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The Food Party!

By Laura Stec

E-mail Laura Stec

About this blog: I've been attracted to food for good and bad reasons for many years. From eating disorder to east coast culinary school, food has been my passion, profession & nemesis. I've been a sugar addict, a 17-year vegetarian, a food and en...  (More)

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Welcome Back Sugar Addict

Uploaded: Jan 29, 2015

Boy, did I screw up a few nights ago. It was the end of a hard, good work week. Macrobiotics says the bigger the front, the bigger the back, or another way, a lot of strong, yang* energy makes one naturally crave a good shot of yin* for balance. This particular night, the yin was in.

I started with a sparkling glass of JCB pinot noir ($12) and a bowl of Kale and Shelling Bean Minestrata ($7) from Portola Kitchen in Portola Valley - both excellent. But then I went home to all my sweet treat leftovers from the Fancy Food Show. Loudly, they started calling my name the minute I walked in. First, an innocent sample size bag of Brownie Bites got my attention, then the Dagoba Lavender chocolate spoke up, followed by a Ghirardelli bite, a bag of Kettlecorn, some chocolate covered cherries for good measure, and finishing with an ascent to the summit - a rock-hard Cappuccino It's It. By the time I got to the It's It, I don't even think the wrapper made it into the basket. The object was to consume, not to play pretty.

I had so much sugar running through my body, I ended up on the floor, rolling around, but not really moving, for an hour or so. The phone rang, but it went unanswered. I couldn't talk. I was alone in my own little world; mind frozen to anything on the outside.

Some call it a sugar coma.

I went to bed about 10PM, and woke around 2AM. The reaction is similar to drinking too much; the sugar messes with your ability to achieve deep sleep. So I just sat in bed for a few hours, blaming myself for eating so much.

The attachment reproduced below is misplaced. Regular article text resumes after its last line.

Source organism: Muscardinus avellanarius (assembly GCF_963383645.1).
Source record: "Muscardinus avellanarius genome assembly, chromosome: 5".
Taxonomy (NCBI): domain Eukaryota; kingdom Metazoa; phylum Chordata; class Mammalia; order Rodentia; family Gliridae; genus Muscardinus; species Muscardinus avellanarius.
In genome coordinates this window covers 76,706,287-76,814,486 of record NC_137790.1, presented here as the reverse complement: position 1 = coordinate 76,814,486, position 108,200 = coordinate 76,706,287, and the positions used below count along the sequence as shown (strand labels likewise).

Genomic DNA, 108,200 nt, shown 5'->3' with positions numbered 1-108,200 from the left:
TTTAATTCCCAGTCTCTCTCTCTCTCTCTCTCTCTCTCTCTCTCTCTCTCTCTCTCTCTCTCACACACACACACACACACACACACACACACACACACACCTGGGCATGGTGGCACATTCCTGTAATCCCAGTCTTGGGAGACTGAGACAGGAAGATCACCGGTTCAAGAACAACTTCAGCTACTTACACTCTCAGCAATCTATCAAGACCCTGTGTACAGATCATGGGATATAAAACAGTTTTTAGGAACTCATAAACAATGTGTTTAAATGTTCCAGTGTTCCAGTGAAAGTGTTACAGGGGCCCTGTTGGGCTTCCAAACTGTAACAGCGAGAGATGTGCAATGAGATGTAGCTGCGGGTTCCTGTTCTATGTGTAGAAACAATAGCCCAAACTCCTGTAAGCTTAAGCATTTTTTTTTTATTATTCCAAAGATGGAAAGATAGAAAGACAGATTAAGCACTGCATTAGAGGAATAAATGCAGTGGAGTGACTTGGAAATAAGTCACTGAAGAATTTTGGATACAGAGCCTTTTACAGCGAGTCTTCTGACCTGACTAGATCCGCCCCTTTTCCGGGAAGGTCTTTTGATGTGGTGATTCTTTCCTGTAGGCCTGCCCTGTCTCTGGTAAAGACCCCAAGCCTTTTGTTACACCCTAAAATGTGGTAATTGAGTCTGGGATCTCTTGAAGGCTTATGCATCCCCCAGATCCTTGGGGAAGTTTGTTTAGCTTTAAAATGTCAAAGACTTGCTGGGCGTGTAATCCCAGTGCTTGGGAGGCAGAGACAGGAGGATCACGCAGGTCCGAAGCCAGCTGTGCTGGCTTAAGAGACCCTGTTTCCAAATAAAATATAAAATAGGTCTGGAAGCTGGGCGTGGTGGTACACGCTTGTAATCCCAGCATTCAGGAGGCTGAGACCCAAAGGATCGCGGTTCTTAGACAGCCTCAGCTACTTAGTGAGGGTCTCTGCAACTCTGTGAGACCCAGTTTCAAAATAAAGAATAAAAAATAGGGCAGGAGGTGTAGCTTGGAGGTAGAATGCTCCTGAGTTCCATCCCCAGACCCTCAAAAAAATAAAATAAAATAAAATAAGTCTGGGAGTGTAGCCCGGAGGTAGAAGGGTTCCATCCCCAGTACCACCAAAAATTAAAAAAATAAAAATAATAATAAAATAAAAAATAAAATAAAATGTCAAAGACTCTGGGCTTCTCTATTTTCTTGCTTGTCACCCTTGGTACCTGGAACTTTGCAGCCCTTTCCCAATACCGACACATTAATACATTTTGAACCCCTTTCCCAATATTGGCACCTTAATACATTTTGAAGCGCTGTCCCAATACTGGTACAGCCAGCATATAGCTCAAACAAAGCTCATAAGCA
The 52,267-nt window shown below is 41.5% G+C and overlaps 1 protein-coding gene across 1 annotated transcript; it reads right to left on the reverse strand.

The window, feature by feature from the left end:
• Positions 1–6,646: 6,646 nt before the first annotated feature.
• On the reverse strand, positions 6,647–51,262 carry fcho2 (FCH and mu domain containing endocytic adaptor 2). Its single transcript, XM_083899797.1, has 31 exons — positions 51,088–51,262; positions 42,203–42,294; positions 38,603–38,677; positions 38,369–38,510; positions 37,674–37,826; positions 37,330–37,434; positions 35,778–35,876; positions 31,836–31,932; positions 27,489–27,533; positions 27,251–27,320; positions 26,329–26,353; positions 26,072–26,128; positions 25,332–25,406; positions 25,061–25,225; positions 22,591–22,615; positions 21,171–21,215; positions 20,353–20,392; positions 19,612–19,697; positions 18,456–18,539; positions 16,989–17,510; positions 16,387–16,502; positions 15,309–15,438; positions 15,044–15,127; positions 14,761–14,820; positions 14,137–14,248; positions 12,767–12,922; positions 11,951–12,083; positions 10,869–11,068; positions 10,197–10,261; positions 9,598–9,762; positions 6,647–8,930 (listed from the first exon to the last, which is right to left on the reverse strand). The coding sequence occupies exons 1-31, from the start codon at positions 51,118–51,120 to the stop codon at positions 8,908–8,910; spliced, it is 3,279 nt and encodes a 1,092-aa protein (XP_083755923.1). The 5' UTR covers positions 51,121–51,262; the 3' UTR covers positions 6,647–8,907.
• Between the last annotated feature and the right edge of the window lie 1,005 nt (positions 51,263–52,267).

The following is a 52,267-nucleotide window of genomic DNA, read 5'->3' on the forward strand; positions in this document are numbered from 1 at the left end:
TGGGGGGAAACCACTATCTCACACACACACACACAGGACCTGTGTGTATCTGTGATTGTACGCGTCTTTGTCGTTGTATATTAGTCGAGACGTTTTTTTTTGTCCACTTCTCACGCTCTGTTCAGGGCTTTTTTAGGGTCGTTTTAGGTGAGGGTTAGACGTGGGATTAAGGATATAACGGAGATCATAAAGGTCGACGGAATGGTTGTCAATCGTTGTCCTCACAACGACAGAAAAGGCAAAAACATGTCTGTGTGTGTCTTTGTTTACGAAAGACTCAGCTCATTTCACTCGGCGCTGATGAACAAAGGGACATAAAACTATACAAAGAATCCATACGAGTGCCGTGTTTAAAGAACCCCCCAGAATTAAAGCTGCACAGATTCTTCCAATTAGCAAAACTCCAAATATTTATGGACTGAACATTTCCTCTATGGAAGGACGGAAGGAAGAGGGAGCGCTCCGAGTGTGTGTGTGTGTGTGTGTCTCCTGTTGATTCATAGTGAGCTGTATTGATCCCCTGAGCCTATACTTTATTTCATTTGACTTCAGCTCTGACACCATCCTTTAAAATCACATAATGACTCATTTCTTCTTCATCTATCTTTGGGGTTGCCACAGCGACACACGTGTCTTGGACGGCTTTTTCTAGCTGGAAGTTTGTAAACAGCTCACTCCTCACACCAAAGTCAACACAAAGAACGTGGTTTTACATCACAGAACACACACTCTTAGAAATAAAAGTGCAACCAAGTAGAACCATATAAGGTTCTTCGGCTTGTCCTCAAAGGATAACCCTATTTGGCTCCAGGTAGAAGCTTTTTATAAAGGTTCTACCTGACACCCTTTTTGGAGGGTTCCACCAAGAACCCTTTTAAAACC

The behavior isn't new, I've been attracted to food for good and bad reasons for years. There were times in my late 20's I only felt fed eating sugar, and only sugar, for dinner. I was working the line at a natural foods restaurant then, surrounded by good food, but the only satisfying thing were the free broken cookies from the bakery. I ate a lot of them.

However, if there's nothing else I have figured out about life yet, I conquered disordered eating. There are great stories to share, but no longer do I define myself by them, nor worry about an occasional binge. In fact going for it every now and again is part of the continued healing.

Sugar is addictive. I've used it just like a drug for relaxation, stress relief, lack of sleep, uncertainty, fear, boredom, and to create personal boundaries that I didn't know how to achieve on my own. How about you? And you don't have to binge to be addicted. You might be the daily lite sugar junkie with the constant bloated belly. You know, the area below your belt never feels connected to anything above your waist I have a name for it (!) disconnected body syndrome.

I'll credit macrobiotics as a first step toward getting a hold of all this. Forget the crazy word, if you have sugar issues, learn more about feeding your carbo-cravings with more complex carbohydrates found in whole grains and vegetables.

I don't completely avoid sugar (or flour), but I can't eat a lot, because the more I eat, the more I want. On crave nights, sparkling water and some dried fruit are a great distraction. Frozen grapes too.